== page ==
Totenberg was named Broadcaster of the Year and honored with the 1998 Sol Taishoff Award for Excellence in Broadcasting from the National Press Foundation. She is the first radio journalist to receive the award. She is also the recipient of the American Judicature Society's first-ever award honoring a career body of work in the field of journalism and the law. In 1988, Totenberg won the Alfred I. duPont-Columbia University Silver Baton for her coverage of Supreme Court nominations. The jurors of the award stated, "Ms. Totenberg broke the story of Judge (Douglas) Ginsburg's use of marijuana, raising issues of changing social values and credibility with careful perspective under deadline pressure."

Totenberg has been honored seven times by the American Bar Association for continued excellence in legal reporting and has received more than two dozen honorary degrees. On a lighter note, in 1992 and 1988 Esquire magazine named her one of the "Women We Love".

A frequent contributor on TV shows, she has also written for major newspapers and periodicals — among them, The New York Times Magazine, The Harvard Law Review, The Christian Science Monitor, and New York Magazine, and others.

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Eugene Scalia (left) talks with Missouri Sen. Kit Bond before Scalia's confirmation hearing to be solicitor of the Labor Department in 2001. Tom Williams/CQ-Roll Call/Getty Images hide caption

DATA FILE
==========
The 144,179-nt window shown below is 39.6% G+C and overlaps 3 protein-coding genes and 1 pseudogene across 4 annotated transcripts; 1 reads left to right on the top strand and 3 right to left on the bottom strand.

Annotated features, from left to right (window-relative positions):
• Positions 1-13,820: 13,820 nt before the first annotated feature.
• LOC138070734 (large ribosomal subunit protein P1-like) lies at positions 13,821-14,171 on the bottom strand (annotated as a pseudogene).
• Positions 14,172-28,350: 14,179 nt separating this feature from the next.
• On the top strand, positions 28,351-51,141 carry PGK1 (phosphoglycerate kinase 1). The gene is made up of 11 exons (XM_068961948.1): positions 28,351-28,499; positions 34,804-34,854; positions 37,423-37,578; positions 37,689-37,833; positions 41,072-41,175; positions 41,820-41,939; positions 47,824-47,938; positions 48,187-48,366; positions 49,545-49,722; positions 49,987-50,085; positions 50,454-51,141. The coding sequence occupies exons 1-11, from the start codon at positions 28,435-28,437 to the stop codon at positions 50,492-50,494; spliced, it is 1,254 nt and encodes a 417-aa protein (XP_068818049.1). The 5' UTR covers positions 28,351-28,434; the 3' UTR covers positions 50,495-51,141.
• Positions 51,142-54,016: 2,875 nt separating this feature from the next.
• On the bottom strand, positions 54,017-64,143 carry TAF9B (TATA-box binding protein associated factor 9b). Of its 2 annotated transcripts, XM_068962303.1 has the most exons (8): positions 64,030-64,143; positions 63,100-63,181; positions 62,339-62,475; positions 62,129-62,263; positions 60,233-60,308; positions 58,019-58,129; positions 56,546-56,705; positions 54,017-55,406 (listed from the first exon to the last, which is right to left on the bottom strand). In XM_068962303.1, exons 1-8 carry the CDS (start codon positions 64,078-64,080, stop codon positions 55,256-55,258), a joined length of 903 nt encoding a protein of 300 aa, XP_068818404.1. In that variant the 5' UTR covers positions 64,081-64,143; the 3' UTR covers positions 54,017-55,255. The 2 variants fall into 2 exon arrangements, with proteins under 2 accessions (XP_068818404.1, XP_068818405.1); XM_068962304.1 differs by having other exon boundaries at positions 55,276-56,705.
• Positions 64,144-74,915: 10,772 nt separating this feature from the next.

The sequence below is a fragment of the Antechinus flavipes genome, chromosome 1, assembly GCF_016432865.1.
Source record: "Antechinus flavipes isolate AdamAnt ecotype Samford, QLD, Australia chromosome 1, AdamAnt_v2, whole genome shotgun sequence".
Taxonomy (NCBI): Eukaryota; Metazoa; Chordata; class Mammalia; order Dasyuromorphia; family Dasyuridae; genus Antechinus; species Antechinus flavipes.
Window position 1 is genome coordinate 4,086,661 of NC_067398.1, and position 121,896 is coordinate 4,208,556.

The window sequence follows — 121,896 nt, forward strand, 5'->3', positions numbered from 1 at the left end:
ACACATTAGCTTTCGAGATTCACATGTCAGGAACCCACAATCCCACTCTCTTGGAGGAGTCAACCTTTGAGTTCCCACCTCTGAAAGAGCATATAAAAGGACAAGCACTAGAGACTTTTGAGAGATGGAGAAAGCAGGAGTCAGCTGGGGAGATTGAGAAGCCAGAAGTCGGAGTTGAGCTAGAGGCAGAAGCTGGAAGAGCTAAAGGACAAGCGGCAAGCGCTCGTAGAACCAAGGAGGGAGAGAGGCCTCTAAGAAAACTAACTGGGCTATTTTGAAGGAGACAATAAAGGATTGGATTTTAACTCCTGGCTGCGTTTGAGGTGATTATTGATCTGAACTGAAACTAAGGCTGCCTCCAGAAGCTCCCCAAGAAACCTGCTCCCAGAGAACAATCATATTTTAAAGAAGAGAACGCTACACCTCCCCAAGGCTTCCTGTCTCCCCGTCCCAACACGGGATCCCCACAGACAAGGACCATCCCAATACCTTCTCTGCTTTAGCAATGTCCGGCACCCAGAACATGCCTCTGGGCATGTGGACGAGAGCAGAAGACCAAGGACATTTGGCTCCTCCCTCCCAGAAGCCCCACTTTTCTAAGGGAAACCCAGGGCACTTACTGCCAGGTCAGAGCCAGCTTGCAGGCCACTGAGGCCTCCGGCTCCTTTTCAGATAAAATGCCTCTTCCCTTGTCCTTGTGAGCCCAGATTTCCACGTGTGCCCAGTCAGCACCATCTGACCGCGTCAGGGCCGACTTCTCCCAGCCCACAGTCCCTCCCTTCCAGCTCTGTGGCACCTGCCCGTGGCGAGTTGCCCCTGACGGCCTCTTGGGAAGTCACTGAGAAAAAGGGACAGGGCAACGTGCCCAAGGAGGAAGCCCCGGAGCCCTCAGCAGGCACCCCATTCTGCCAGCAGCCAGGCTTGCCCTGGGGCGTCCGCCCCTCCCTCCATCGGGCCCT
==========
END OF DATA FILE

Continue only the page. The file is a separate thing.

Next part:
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John Paul Stevens, Retired Supreme Court Justice, Dies At 99

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Retired Supreme Court Justice John Paul Stevens, then 91, works in his office at the Supreme Court on Sept. 28, 2011. J. Scott Applewhite/AP hide caption

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Retired Justice John Paul Stevens, A Maverick On The Bench, Dies At 99

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Justice Clarence Thomas, the longest-serving member of the current Supreme Court, has views that perhaps can be described only as unique. Some court watchers, however, use other terms: idiosyncratic, eccentric, provocative, thoughtful and, yes, wacky. Saul Loeb/AFP/Getty Images hide caption